Ethanol Extraction Pt.2


by Casey McGarvey 

Cold Ethanol Extraction (6.)

You’ll often hear people discuss the differences between ‘warm’ and ‘cold’ ethanol extraction. In the future, we’ll dive into the pros and cons of these two methods (yes, warm ethanol extraction is still applicable); but for now, what specifically about the extraction process do these two ambiguous terms, warm and cold, refer to? When someone mentions they extract cannabis with ‘warm’ ethanol, they almost exclusively mean they extract at room temperature. In other words, the ethanol’s temperature is not manipulated during extraction. When they refer to cold ethanol extraction, they usually mean a process in which the ethanol is chilled before exposing it to the (pre-frozen) biomass, usually to around -40 ̊C, and the temperature is maintained as best as possible throughout the process.

Chilling ethanol, or anything for that matter, to -40 ̊C and keeping it there is no easy business, by the way. Chilling your solvent generally slows down the extraction process, too – so why go through the trouble?

Let us return to the example of R.S.O. As we alluded to earlier, nowadays, R.S.O. isreferred to more accurately as crude ethanol extract, or simply just, Crude. Perhaps the only distinction is that most crude ethanol extracts brokered around the industry are produced utilizing the cold ethanol extraction method. In contrast, R.S.O. is made properly via the warm process.

The reason for this is the intended end product and its’ use. R.S.O. is intended to be used as-is without further refinement and administered orally, either capsulated or infused into edibles or tinctures as a potent medicinal treatment. Whereas the bulk of the crude ethanol extracts in the industry are intended to be further refined via distillation to produce THC or CBD-rich cannabis distillate (and isolates) commonly smoked and sometimes used in edible formulations.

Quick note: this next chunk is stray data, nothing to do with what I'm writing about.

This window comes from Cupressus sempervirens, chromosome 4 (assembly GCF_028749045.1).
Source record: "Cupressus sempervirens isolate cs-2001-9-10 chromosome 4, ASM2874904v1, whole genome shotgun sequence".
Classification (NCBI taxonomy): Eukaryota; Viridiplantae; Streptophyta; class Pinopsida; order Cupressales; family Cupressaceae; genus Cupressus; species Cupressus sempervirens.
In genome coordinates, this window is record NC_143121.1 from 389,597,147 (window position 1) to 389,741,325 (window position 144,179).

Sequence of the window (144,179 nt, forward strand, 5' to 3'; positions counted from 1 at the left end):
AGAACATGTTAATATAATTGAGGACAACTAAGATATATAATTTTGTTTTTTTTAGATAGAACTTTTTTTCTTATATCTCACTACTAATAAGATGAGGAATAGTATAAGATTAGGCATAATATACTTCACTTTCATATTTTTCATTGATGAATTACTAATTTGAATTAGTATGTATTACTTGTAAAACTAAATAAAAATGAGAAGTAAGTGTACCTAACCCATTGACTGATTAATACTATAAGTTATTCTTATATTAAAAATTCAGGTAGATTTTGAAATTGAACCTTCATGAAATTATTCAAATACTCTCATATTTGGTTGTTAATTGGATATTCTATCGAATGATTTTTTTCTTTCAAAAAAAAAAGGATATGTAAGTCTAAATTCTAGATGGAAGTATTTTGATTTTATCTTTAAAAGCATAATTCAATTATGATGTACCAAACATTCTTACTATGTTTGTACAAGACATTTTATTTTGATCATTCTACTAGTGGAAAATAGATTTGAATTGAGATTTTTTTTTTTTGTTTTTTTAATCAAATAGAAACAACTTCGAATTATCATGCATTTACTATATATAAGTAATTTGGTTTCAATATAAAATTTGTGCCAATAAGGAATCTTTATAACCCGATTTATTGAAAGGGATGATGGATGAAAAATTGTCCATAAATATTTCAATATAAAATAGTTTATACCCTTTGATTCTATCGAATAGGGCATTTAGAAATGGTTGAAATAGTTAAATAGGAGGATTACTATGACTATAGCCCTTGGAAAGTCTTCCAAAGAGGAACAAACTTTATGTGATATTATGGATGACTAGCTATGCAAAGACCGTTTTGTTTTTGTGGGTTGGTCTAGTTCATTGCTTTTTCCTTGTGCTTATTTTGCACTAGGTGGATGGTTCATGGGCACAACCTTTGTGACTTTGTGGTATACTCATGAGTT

Earlier, we mentioned how un-smokable R.S.O. truly is – I mean, you could technically smoke it, but take it from me that it tastes awful and harsh. This harshness is because complex plant sugars, lipids, and many other compounds are still present in the extract. While they may have some medicinal properties when administered orally, these compounds are not ideal to be inhaled. So, if we intend to create an enjoyable inhalable product, we will need to remove these.

One way to do this would be to extract with warm ethanol, capturing these compounds (sugars, carotenoids, and lipids) and then removing them in further post-processing steps. However, recently many separate groups of clandestine chemists around similar times stumbled upon the concept that if they chilled the ethanol before extraction, they could inhibit the ethanol from extracting many of these compounds in the first place – reducing the amount of refinement that would be necessary down the line.

Before continuing, we’ll need to define a few chemical terms and topics to grasp what’s happening here fully. Perhaps the most important of these is that of chemical polarity.

We can classify chemicals by polarity into two categories: those with opposing poles, positive and negative ends, and those without. Polar and Non-Polar. One aspect that is very important to understand about polarity is that most molecules are not perfectly one or the other. It’s best to conceptualize chemical polarity as a spectrum, with some chemicals in the middle that can behave a bit like either, depending on their environment.